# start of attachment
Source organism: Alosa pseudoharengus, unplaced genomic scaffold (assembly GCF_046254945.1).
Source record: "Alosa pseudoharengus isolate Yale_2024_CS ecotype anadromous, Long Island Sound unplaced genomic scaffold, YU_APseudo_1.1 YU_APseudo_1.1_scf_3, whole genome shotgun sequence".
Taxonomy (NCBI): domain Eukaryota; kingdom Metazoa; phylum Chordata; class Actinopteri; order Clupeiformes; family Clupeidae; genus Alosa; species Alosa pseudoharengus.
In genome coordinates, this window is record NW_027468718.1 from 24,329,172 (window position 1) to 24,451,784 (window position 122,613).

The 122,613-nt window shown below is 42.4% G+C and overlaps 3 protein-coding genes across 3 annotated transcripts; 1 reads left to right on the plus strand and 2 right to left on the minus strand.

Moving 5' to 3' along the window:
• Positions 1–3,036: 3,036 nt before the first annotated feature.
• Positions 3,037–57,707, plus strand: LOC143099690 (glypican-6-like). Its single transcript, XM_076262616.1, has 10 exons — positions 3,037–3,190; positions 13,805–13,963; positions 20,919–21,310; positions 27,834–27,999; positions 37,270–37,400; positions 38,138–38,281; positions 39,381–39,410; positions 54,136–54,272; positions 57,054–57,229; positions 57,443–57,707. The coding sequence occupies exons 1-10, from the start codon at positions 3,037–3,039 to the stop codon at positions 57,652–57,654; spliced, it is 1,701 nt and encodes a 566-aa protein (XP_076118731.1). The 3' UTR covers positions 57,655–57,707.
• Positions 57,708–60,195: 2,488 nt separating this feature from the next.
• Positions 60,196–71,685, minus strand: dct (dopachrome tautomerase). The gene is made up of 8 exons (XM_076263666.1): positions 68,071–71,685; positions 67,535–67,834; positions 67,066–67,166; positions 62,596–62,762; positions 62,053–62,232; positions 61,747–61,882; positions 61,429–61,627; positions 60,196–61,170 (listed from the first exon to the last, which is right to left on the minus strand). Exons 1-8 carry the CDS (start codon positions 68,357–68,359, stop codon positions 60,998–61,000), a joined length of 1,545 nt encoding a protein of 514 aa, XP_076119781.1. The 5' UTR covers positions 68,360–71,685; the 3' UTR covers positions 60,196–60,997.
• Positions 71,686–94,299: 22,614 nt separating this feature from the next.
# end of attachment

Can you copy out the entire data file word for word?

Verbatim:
Source organism: Alosa pseudoharengus, unplaced genomic scaffold (assembly GCF_046254945.1).
Source record: "Alosa pseudoharengus isolate Yale_2024_CS ecotype anadromous, Long Island Sound unplaced genomic scaffold, YU_APseudo_1.1 YU_APseudo_1.1_scf_3, whole genome shotgun sequence".
Taxonomy (NCBI): domain Eukaryota; kingdom Metazoa; phylum Chordata; class Actinopteri; order Clupeiformes; family Clupeidae; genus Alosa; species Alosa pseudoharengus.
In genome coordinates, this window is record NW_027468718.1 from 24,329,172 (window position 1) to 24,451,784 (window position 122,613).

The 122,613-nt window shown below is 42.4% G+C and overlaps 3 protein-coding genes across 3 annotated transcripts; 1 reads left to right on the plus strand and 2 right to left on the minus strand.

Moving 5' to 3' along the window:
• Positions 1–3,036: 3,036 nt before the first annotated feature.
• Positions 3,037–57,707, plus strand: LOC143099690 (glypican-6-like). Its single transcript, XM_076262616.1, has 10 exons — positions 3,037–3,190; positions 13,805–13,963; positions 20,919–21,310; positions 27,834–27,999; positions 37,270–37,400; positions 38,138–38,281; positions 39,381–39,410; positions 54,136–54,272; positions 57,054–57,229; positions 57,443–57,707. The coding sequence occupies exons 1-10, from the start codon at positions 3,037–3,039 to the stop codon at positions 57,652–57,654; spliced, it is 1,701 nt and encodes a 566-aa protein (XP_076118731.1). The 3' UTR covers positions 57,655–57,707.
• Positions 57,708–60,195: 2,488 nt separating this feature from the next.
• Positions 60,196–71,685, minus strand: dct (dopachrome tautomerase). The gene is made up of 8 exons (XM_076263666.1): positions 68,071–71,685; positions 67,535–67,834; positions 67,066–67,166; positions 62,596–62,762; positions 62,053–62,232; positions 61,747–61,882; positions 61,429–61,627; positions 60,196–61,170 (listed from the first exon to the last, which is right to left on the minus strand). Exons 1-8 carry the CDS (start codon positions 68,357–68,359, stop codon positions 60,998–61,000), a joined length of 1,545 nt encoding a protein of 514 aa, XP_076119781.1. The 5' UTR covers positions 68,360–71,685; the 3' UTR covers positions 60,196–60,997.
• Positions 71,686–94,299: 22,614 nt separating this feature from the next.